Open-ended writing assignments can be fun. They allow you to pursue your own topics of interest but they can also be frustrating because they require you to make decisions that your instructors make for you in specific assignments. Students often get lost and don’t know what to write about, or they spend a lot of time gathering research on vague topics that do not address their thesis.
The task becomes much easier if you already have a topic, one that is specific and focused and offers something to say. Coming up with one is the challenge but it is not as difficult as it sounds. Most of us know more—a lot more—than we think we know about the world around us and the subjects studied in schools colleges, and universities. At a minimum, people usually hold opinions about what is happening in our world, and, whether they realize it or not, they formed those opinions based on information and experience we gathered somewhere. If you find yourself stuck for a good research paper topic, ask yourself a few questions. You will find you have a lot more to say about those topics that you are involved with or that captured your interest than topics others might suggest, including your instructor.
Here are some things to consider when choosing a research paper topic:
- Your hobbies and special interests.
- Class discussions that caught your attention and aroused your interest.
- Things you have read that caught your attention and aroused your interest.
- True stories you have heard about on the radio or saw on TV that provoked a reaction from you and made you happy, sad, angry, or disgusted.
- Things you have overheard that you would like to know more about.
- Your hopes for the future.
- Your worries about the future.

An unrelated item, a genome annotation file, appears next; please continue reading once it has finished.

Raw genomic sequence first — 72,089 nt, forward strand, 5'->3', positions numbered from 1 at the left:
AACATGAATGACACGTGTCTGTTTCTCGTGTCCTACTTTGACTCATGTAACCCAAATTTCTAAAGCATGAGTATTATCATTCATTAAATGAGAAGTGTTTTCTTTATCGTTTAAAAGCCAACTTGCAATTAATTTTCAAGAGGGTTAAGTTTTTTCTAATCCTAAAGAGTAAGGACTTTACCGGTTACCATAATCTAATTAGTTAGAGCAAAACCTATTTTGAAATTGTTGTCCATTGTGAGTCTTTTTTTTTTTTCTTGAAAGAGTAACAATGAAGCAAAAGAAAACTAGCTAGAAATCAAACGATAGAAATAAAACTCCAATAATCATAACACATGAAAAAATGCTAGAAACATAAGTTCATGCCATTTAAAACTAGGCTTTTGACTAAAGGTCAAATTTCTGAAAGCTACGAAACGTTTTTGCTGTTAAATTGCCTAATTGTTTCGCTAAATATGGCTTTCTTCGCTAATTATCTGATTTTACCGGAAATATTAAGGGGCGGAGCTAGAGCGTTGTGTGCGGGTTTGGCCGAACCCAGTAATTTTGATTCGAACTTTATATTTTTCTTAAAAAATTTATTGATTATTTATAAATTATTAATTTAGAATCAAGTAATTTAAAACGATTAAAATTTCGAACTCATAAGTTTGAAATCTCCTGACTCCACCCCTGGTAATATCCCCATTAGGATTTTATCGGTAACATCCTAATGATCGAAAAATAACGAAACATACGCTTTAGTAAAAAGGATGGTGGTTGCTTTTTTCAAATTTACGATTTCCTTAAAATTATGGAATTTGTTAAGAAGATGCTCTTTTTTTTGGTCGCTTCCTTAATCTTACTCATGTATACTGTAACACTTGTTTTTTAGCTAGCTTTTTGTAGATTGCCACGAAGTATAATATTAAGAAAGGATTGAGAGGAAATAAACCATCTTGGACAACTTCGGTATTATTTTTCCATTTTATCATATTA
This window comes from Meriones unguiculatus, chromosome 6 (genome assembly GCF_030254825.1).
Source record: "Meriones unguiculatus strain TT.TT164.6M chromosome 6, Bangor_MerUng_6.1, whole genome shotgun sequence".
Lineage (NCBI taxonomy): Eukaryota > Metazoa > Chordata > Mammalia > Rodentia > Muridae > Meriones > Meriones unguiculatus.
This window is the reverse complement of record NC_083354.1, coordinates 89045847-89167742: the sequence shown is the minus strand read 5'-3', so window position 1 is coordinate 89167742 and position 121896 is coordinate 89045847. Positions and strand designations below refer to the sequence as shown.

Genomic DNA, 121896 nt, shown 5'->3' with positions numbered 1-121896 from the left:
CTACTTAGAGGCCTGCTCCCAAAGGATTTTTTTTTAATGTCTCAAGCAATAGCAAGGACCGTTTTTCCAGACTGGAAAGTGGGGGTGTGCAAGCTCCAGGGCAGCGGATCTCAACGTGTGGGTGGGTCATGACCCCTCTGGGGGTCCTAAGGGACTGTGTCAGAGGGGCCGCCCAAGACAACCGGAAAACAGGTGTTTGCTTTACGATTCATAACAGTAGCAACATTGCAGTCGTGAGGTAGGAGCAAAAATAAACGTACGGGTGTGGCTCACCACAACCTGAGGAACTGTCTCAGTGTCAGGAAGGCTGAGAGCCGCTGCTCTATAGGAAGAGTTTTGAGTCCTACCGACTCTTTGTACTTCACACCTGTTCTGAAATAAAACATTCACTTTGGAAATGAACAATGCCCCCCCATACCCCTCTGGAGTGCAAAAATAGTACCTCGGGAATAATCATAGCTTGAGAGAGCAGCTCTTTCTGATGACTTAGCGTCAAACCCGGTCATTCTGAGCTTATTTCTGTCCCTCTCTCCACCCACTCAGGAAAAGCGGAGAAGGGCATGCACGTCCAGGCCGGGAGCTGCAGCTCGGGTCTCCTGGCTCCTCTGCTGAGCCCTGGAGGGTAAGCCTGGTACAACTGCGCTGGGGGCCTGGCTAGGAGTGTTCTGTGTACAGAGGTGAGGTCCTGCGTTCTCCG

- Things you dream about.
- Issues you think someone should do something about.
Make a list of everything that comes to mind. You can use this list to begin brainstorming. You can even make games you play a starting point of your research paper: people playing Total War series can be interested in some period in history, like Ancient Rome or Napoleonic Wars, the fans of Fallout games may find it interesting to research technologies, nuclear weapons, or the physics of radioactive materials. Just write whatever comes to you.
When you have finished the list, pick the topic that most interests you—one that you actually want to write about and that you feel you would have a lot to say about. Open-ended writing assignments tend to be large, even massive, projects. They are often assigned weeks ahead of when they are due in order to give you plenty of time to find sources to support your arguments. See our collection of research paper topics, maybe you’ll find something interesting.
After you have picked a research paper topic, begin to focus it by writing down anything you can think about the topic of your choice.Things to consider as you narrow your topic:
- Your opinion about it.
- Interesting things you have heard about it.
- Things you have read about it.
- Others’ observations on it.
- Any facts, assumptions, rumors,myths, and even the misrepresentations you have heard about it.
If you are assigned a research topic, you do not have a lot of flexibility. If the assignment requires you to write about a specific topic, simply write about it. Never stray from an assignment and head off in a direction all your own unless you first get approval from your professor. One of the best ways to ensure a bad grade is to write a research paper on a topic that in no way resembles the one you were assigned. No matter how perfect your research or how brilliant your style, you will most likely receive an F if you fail to produce what the assignment requests.